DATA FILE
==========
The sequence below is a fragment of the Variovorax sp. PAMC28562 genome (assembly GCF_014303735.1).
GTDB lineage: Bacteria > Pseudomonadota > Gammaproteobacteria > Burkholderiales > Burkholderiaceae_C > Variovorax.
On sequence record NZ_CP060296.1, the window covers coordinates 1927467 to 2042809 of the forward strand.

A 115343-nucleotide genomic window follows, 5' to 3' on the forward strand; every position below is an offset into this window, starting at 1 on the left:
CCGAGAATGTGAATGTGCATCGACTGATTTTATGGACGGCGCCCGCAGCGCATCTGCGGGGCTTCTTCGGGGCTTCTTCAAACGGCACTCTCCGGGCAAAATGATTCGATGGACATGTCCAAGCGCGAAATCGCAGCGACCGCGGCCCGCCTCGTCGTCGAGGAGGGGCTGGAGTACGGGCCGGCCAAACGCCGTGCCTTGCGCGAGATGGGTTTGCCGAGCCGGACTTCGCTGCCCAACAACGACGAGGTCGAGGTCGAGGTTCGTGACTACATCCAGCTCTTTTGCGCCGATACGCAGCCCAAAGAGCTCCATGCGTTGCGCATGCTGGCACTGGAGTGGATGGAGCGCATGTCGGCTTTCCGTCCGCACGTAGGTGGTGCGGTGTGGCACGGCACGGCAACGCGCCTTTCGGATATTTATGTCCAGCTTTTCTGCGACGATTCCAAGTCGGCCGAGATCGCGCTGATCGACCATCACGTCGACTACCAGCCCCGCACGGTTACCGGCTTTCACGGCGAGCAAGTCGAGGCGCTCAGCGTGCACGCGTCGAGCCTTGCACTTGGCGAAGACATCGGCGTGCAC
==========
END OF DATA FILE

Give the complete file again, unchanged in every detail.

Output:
The sequence below is a fragment of the Variovorax sp. PAMC28562 genome (assembly GCF_014303735.1).
GTDB lineage: Bacteria > Pseudomonadota > Gammaproteobacteria > Burkholderiales > Burkholderiaceae_C > Variovorax.
On sequence record NZ_CP060296.1, the window covers coordinates 1927467 to 2042809 of the forward strand.

A 115343-nucleotide genomic window follows, 5' to 3' on the forward strand; every position below is an offset into this window, starting at 1 on the left:
CCGAGAATGTGAATGTGCATCGACTGATTTTATGGACGGCGCCCGCAGCGCATCTGCGGGGCTTCTTCGGGGCTTCTTCAAACGGCACTCTCCGGGCAAAATGATTCGATGGACATGTCCAAGCGCGAAATCGCAGCGACCGCGGCCCGCCTCGTCGTCGAGGAGGGGCTGGAGTACGGGCCGGCCAAACGCCGTGCCTTGCGCGAGATGGGTTTGCCGAGCCGGACTTCGCTGCCCAACAACGACGAGGTCGAGGTCGAGGTTCGTGACTACATCCAGCTCTTTTGCGCCGATACGCAGCCCAAAGAGCTCCATGCGTTGCGCATGCTGGCACTGGAGTGGATGGAGCGCATGTCGGCTTTCCGTCCGCACGTAGGTGGTGCGGTGTGGCACGGCACGGCAACGCGCCTTTCGGATATTTATGTCCAGCTTTTCTGCGACGATTCCAAGTCGGCCGAGATCGCGCTGATCGACCATCACGTCGACTACCAGCCCCGCACGGTTACCGGCTTTCACGGCGAGCAAGTCGAGGCGCTCAGCGTGCACGCGTCGAGCCTTGCACTTGGCGAAGACATCGGCGTGCAC